Standing next to a newly refurbished bell tower, priest Aristakes Aivazyan says it needed divine intervention to save Armenia's medieval Haghartsin monastery, AFP reports.
But it also took a lot of money from a very unlikely benefactor -- the Muslim ruler of the resource-rich Arab emirate of Sharjah, Sheikh Sultan bin Mohammed al-Qasimi.
"I cannot recall anything similar to this happening in our history that some Arab sheikh, a Muslim, helped to restore and rescue an Armenian Christian church," Aivazyan told AFP.
"Without doubt it was God who brought the sheikh to Haghartsin," the priest, dressed in long black robes, said.
Perched spectacularly amid thickly forested mountains about 100 kilometres northeast of Yerevan, Haghartsin monastery is a masterpiece of medieval Armenian ecclesiastical architecture.
Founded in the tenth century, the monastery -- which includes three churches and once housed some 250 monks -- survived attacks from Arab and Ottoman invaders and anti-religious campaigns under Soviet rule during its turbulent history.
But after weathering those storms, decades of neglect in recent years meant the complex looked headed for collapse as plants twisted through walls and cracks threatened to send buildings tumbling.
'In need of serious reconstruction'
"The monastery was in need of serious reconstruction but the repairs were always delayed by the lack of finances," father Aivazyan said.
That was until a fortuitous visit from al-Qasimi, who had been invited to Armenia by former president Robert Kocharian on a trip set up by the Armenian business community in the emirate.
"In 2005 his royal highness visited Armenia and generously offered to renovate the complex during a tour of various Armenian regions," says Varouj Nerguizian, a Sharjah-based Armenian businessman who has advised the sheikh.
Nerguizian refused to say how much the sheikh had given for the refurbishment but local media reported that it could be around $1.7 million.
Now, after years of building work including a new road up to the monastery to help boost visitor numbers, the refurbished structure was finally opened last month.
"It falls within the natural context of his royal highness' philanthrophy as well respect for other religions," Nerguizian.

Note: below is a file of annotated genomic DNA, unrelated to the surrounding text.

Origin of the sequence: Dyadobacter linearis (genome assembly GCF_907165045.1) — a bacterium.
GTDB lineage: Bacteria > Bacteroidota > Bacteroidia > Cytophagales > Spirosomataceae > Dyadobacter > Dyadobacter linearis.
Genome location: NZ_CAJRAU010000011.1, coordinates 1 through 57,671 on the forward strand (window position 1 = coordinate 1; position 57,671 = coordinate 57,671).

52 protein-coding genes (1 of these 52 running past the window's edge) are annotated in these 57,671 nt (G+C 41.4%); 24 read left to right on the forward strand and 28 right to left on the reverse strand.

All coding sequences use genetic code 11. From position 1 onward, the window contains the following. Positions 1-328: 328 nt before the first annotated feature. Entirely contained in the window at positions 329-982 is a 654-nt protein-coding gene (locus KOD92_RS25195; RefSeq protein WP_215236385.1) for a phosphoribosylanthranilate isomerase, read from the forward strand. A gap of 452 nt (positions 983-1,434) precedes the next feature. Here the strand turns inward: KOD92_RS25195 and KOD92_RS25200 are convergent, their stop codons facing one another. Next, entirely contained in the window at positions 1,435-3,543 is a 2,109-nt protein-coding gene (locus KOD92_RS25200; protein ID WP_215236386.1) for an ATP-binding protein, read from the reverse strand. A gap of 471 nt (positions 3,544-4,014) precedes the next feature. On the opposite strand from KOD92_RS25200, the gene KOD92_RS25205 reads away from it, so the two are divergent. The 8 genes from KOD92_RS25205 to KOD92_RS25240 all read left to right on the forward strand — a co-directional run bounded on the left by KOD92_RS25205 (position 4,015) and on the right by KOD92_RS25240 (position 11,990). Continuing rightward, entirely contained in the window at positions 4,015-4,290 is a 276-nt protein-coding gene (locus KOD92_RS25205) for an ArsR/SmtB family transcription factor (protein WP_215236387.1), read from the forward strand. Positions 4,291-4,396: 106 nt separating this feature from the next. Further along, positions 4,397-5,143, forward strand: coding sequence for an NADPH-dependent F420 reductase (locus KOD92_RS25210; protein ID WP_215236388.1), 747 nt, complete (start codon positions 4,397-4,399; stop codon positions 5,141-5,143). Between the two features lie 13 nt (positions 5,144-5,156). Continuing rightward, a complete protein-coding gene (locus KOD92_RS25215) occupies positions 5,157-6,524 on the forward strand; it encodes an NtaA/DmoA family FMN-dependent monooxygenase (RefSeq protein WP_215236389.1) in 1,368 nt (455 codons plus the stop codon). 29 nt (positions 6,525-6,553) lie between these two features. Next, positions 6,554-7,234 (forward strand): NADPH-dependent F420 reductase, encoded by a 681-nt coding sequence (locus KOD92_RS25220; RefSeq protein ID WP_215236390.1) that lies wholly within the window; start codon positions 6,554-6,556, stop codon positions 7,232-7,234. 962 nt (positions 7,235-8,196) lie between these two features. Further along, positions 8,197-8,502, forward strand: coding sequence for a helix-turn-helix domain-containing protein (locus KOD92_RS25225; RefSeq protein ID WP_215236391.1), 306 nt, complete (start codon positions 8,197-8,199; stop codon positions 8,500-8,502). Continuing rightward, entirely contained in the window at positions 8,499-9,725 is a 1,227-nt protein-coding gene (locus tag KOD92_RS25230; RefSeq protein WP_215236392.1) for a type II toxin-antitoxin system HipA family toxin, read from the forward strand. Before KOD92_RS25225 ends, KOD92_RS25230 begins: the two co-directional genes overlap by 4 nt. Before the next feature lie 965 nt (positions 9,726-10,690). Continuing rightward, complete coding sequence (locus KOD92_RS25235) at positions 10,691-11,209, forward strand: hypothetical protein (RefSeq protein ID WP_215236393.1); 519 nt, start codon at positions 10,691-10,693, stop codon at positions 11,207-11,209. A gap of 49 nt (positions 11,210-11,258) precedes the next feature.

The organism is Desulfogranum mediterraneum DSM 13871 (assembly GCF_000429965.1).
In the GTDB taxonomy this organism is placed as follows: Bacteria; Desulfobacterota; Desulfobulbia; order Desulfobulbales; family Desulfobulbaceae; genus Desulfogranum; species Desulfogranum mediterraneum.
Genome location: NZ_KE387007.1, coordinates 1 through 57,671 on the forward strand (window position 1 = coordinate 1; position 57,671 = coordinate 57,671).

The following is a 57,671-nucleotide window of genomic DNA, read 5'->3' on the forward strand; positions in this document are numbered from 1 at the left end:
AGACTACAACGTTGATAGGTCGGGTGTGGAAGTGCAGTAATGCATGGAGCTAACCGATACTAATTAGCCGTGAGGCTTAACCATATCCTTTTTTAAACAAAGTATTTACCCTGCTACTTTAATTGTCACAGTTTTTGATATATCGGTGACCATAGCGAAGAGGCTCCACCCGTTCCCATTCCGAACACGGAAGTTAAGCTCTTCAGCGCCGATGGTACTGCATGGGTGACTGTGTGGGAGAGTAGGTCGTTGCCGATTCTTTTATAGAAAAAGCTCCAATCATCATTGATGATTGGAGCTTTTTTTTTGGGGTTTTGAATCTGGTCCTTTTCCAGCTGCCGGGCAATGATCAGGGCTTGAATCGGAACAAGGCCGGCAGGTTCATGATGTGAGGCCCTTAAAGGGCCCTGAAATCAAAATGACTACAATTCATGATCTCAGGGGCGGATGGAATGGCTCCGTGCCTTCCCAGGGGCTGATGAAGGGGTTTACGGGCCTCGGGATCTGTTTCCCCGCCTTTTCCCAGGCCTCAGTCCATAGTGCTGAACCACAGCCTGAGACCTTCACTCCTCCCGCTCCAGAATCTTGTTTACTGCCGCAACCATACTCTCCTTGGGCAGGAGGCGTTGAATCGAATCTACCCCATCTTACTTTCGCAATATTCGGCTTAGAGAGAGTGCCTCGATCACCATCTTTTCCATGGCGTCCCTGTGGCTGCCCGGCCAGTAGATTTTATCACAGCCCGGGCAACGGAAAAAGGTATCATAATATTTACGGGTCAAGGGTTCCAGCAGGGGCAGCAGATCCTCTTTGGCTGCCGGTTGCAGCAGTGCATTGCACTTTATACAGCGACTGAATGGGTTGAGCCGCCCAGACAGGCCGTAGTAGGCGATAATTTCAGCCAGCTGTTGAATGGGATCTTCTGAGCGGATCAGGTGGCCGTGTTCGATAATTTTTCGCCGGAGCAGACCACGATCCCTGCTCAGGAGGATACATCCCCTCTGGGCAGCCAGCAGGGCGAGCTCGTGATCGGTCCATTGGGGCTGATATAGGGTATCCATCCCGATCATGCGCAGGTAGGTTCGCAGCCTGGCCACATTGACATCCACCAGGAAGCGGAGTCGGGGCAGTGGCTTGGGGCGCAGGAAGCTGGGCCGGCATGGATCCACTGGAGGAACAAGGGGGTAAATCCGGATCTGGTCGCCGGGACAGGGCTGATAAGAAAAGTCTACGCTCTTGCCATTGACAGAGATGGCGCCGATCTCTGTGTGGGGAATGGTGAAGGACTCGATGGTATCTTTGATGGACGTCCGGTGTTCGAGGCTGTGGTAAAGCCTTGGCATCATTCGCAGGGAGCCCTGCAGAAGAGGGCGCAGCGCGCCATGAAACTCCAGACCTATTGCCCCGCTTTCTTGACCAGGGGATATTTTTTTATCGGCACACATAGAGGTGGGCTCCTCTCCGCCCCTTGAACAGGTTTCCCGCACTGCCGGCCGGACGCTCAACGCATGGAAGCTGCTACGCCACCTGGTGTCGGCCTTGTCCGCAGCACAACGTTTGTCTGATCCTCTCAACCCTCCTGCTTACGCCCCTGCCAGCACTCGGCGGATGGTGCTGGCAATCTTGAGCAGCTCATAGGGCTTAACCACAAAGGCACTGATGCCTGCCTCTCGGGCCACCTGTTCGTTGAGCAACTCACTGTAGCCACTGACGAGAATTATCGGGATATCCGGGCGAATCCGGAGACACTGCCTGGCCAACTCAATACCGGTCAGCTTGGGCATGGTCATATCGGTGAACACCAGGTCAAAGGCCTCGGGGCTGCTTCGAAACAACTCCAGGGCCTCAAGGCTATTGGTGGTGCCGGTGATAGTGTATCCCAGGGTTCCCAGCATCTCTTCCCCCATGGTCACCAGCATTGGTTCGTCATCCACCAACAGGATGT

Perched on the Persian Gulf, after Abu Dhabi and Dubai, Sharjah is the third largest of the seven emirates that make up the UAE.
Al-Qasimi, 74, -- who came to power in 1972 after his brother, then king, was killed in a failed coup -- has sought to boost the emirate as a tourist and cultural hub in the region.
Despite a thriving community of Armenian businessmen that now boasts its own church in the emirate of some 900,000 inhabitants that now boasts its own church -- there have been few links between Yerevan and Sharjah.
'The word of God was heard here'
For those working at the monastery, the surprise of seeing an Arab leader visiting the holy Christian site remains a vivid memory.
"He came with his entourage of about 10 people and looked around for quite a while at all the churches and stone crosses before asking to go into the main Church of Our Lady," recalled Artak Sahakyan, who sells candles to visiting worshippers.
"When he came out he said that he believed that the word of God was really heard here," Sahakyan said.
Armenia is considered to be the oldest Christian country in the world and its Apostolic Church belongs to the ancient Oriental Orthodox branch.
The church is hugely influential in Armenia and two monasteries and its main cathedral are already listed on UNESCO's list of world heritage site.
After a history of conflict between Armenia and its Muslim neighbours of Turkey and Azerbaijan, those working at the Harghartsin monastery say they hope the support they have received from a Muslim ruler shows that the two faiths can get along.
"The sheikh is a deeply religious man so seeing a monastery is such a bad state it is not surprising that he felt touched," says father Aivazyan.
"It is as if the with this generous gesture the sheikh is saying that we need to be tolerant of other religions as in the end we all serve one God," Aivazyan said.
By Mariam Harutyunyan